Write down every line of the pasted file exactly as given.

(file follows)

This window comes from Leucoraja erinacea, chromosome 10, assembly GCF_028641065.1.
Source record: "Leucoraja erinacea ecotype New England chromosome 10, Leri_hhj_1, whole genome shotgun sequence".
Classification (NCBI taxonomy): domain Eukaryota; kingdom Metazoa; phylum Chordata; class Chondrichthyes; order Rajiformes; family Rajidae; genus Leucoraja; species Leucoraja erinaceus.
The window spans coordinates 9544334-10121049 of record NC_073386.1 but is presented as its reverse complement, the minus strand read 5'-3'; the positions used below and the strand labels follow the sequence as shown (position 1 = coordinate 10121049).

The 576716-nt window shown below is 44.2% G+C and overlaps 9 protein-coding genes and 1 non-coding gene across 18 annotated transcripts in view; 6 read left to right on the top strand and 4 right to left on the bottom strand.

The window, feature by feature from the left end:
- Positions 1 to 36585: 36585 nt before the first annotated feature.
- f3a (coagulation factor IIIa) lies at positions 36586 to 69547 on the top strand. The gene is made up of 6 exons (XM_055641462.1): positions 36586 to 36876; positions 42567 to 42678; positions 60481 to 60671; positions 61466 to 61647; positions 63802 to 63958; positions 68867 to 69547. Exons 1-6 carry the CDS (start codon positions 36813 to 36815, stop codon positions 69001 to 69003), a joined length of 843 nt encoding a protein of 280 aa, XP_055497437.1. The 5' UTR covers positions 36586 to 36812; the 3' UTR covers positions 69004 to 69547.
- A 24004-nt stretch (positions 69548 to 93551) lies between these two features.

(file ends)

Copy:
This window comes from Leucoraja erinacea, chromosome 10, assembly GCF_028641065.1.
Source record: "Leucoraja erinacea ecotype New England chromosome 10, Leri_hhj_1, whole genome shotgun sequence".
Classification (NCBI taxonomy): domain Eukaryota; kingdom Metazoa; phylum Chordata; class Chondrichthyes; order Rajiformes; family Rajidae; genus Leucoraja; species Leucoraja erinaceus.
The window spans coordinates 9544334-10121049 of record NC_073386.1 but is presented as its reverse complement, the minus strand read 5'-3'; the positions used below and the strand labels follow the sequence as shown (position 1 = coordinate 10121049).

The 576716-nt window shown below is 44.2% G+C and overlaps 9 protein-coding genes and 1 non-coding gene across 18 annotated transcripts in view; 6 read left to right on the top strand and 4 right to left on the bottom strand.

The window, feature by feature from the left end:
- Positions 1 to 36585: 36585 nt before the first annotated feature.
- f3a (coagulation factor IIIa) lies at positions 36586 to 69547 on the top strand. The gene is made up of 6 exons (XM_055641462.1): positions 36586 to 36876; positions 42567 to 42678; positions 60481 to 60671; positions 61466 to 61647; positions 63802 to 63958; positions 68867 to 69547. Exons 1-6 carry the CDS (start codon positions 36813 to 36815, stop codon positions 69001 to 69003), a joined length of 843 nt encoding a protein of 280 aa, XP_055497437.1. The 5' UTR covers positions 36586 to 36812; the 3' UTR covers positions 69004 to 69547.
- A 24004-nt stretch (positions 69548 to 93551) lies between these two features.